02 February 2007


So, where have I been?

Nursing a feverish Bird.

Daycare called on Monday to report that her fever was 103. Tuesday she was off to the doctor with A, and Wednesday she hovered around 100 all day and slept and snuggled, and Thursday started to look like she was on the mend, until I discovered a pinpoint-y rash all over her little tummy and neck.

Turns out it's probably a reaction to the MMR vaccine, or a virus she picked up when we went in to get it last Friday. At least it wasn't the chickenpox. And at least she's feeling better. High fevers scare the shit out of me, because I start thinking about Little House on the Prairie, and how somebody always had some kind of dramatically high fever and had to get in an ice bath and they always died or almost died.

Or lost their hearing. Or was it her sight? It was her sight. Mary was blind.* Because of a fever, I think. I used to have a patient who went deaf as a child as a result of a high fever. She was wild and crazy, and I once spend a solid six hours with her in the emergency room waiting area after she'd downed a bottle of calamine lotion because her face was itchy.

(The hospital I speak of is a part of Prestigious Private University, and offered 18 different language translation options in the ER, but NO American Sign Language. Which wouldn't have mattered anyway because this person's signs were for the most part all her own made-up gestures, and when we finally made it to the desk to sign forms, she drew huge hearts all over the pages and refused to write anything except "I Love Lucy." But still. No ASL. Screw you, Deaf people! And especially you, deaf and crazy people! But bring on the Turkish interpreters!)

Anyway, so Mary Ingalls was blind, not deaf. And the high fevers on the Prairie are one of the many reasons I do not care for "pioneer"-type stories. There you have it.

In any case, I've hardly been in my office at all this week. How do people do it? How do moms without ridiculously flexible work situations (like mine, fortunately) do this? I feel guilty for neglecting my job when I stay home with Bird (though she is my most important job, make no mistake), and then guilty when I come to work and leave my still-clingy Bird at daycare. With all this guilt, I might as well just suck it up and convert to Catholicism. At least my father-in-law would be happy.

This schedule suits me, though-- one and a half days in the office, about four hours of freelance work during naptimes and after bedtime. I could get used to this. I mean, I wish I could get used to this. For this short week, I felt like my time was allotted in line with my priorities.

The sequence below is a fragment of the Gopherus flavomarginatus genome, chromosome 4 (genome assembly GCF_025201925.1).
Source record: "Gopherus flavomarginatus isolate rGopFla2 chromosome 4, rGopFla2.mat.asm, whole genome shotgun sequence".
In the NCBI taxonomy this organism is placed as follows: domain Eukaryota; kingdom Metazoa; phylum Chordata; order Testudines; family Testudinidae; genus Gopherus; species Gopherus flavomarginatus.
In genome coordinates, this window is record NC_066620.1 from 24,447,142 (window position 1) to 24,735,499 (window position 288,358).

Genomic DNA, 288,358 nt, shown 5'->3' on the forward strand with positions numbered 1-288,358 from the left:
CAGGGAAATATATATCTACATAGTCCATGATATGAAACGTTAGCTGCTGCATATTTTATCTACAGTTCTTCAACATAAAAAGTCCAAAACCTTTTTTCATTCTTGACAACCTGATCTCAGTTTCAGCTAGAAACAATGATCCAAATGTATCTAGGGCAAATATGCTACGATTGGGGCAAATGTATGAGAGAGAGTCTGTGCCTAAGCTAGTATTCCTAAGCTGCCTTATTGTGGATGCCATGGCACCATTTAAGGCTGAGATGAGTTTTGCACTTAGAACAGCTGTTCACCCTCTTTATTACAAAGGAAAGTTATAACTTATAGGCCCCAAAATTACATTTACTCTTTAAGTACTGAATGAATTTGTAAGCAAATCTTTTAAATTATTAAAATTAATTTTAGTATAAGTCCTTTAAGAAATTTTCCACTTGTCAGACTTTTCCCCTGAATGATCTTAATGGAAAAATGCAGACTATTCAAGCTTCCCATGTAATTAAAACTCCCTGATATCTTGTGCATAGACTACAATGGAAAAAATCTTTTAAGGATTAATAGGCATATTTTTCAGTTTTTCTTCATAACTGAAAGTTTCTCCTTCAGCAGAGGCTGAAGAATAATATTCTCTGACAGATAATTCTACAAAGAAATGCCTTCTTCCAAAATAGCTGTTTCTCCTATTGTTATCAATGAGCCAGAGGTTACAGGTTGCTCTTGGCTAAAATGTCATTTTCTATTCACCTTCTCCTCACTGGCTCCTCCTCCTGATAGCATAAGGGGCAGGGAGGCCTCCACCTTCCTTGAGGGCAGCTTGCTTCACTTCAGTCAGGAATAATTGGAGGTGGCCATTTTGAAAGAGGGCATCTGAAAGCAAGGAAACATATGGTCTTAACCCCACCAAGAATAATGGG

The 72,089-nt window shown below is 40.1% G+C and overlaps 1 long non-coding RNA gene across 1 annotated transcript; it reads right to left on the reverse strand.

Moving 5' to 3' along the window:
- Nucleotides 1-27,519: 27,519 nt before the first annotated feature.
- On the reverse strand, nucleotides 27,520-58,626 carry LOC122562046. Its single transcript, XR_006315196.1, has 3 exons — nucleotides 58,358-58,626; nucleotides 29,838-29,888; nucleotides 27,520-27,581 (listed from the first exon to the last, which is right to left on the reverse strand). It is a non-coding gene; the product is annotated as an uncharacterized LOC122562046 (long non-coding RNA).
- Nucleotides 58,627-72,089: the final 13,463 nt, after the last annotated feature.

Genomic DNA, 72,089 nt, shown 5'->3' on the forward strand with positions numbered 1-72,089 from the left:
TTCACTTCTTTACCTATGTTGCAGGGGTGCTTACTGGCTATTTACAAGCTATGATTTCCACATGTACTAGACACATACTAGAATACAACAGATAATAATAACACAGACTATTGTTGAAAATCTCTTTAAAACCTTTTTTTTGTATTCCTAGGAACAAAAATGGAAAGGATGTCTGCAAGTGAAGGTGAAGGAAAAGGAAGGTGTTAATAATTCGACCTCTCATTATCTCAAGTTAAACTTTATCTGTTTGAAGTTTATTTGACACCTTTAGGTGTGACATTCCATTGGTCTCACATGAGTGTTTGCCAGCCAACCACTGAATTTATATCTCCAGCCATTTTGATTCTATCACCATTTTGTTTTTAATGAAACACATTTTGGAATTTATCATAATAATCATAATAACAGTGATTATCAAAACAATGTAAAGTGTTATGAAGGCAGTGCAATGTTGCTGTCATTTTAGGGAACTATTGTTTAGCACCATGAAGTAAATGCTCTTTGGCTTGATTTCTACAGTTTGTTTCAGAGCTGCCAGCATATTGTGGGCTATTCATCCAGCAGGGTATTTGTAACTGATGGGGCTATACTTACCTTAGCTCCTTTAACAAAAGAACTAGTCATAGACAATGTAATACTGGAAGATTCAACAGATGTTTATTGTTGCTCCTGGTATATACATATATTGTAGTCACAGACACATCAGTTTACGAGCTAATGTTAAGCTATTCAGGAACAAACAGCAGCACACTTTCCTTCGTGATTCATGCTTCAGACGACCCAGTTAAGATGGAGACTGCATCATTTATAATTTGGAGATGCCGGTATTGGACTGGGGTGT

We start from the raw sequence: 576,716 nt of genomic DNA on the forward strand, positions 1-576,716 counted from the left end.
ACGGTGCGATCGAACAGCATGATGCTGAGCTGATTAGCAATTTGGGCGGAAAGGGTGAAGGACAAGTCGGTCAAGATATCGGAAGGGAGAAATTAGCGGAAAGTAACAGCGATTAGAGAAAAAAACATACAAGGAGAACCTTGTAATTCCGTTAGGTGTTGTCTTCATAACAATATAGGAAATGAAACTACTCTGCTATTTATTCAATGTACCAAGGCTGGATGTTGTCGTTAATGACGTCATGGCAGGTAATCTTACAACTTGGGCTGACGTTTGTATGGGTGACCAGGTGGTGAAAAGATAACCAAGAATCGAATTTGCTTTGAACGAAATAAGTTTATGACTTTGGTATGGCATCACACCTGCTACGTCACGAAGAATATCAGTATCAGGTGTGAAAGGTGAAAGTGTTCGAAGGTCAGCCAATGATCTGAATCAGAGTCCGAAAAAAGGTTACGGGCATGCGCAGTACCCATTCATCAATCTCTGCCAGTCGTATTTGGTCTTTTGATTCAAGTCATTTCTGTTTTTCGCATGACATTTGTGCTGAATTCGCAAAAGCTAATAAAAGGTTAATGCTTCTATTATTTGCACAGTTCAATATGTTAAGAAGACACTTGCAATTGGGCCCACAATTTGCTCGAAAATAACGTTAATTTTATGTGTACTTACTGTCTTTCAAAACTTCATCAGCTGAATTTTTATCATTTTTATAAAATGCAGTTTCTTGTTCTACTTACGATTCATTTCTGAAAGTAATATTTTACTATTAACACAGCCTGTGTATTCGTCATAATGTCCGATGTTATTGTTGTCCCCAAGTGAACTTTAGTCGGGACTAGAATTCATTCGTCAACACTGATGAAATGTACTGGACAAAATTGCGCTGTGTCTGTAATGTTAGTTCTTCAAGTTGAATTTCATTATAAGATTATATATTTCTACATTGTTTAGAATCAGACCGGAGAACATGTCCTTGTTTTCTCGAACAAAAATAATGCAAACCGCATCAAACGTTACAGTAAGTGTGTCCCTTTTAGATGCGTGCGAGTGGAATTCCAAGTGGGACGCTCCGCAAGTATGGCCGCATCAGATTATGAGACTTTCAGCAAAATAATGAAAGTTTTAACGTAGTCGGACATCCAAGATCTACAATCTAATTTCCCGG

I remember last year at this time, working at my strangely rigid non-job (where I did literally absolutely nothing and my suspicion is that I was not the only one by a long shot, but everyone took it all very seriously), when Bird first started daycare and got sick and then sicker, mended and then sicker, after being thrown into the cesspool Baby Warehouse. We lost so much sleep, and I missed so much work. I remember being called into one of the partners' offices to be told that "You have used all of your personal days, and any time you take to care for Bird from this point forward will be unpaid." And I remember feeling so fucking DOOMED by the whole thing, because I sure as shit wasn't going to let such a meaningless job make me less of a mother than it already had, but at the same time, I felt like I had crossed some kind of line, was pushing my luck with my bosses. Doomed and Damned. I cried over that.

Today our city essentially shut down, due to about an inch (you heard me) of snow. But I am a Hoosier! I'm used to this shit, you wussy middle Tennesseans! SUCK IT UP! BWAH!!

Stinky Drink
Oh, and it's finally happened... someone brought flavored coffee into the office. It stinks like charred Kahlua, and I won't be drinking any. In fact, I wish I didn't have to breathe it. Like my grandpa once said, "Tastes like coffee with perfume in it."

He washes darks with lights, but he's still the Greatest
This morning, A. went out to scrape off the cars while Bird and I ate cheerios and watched Teletubbies (which is so bizarre, but I know you know that) in our jammies. Snow day, remember? I looked out the front window to find him gloveless, having a snowball fight with our neighbor kid who was out of school with no kids around to play with. He may be an Alfani man, but that husband of mine has a heart of gold. And really, really cold hands.

*Edited to Add: Mary did not go blind due to fever.


Erica said...

How dare you complain about the 1"-of-snow-freak-out in middle Tennessee when you got the day off of work from it! I am ashamed of you.

Ma Turner said...

The episode of Little House I remember best is the one where Ma was all alone (wee bairn and Pa traveling, I suspect), she cut her leg somehow, got some sort of nasty infection, spiked a scary, hallucinatory fever, and finally had to cauterize her own festering leg wound with a piping hot poker from the fire. Now that's good TV.

MrsFortune said...

Wow, that is some wacky train of thought you have going there! I do that kind of stuff all the time. I knew I loved you for some reason. :-)

Snow day... now that makes me think of that one book, where the kid is in the red snowsuit... can't remember the auther, but I know the kid wasn't blind, due to fever or any other reason. :)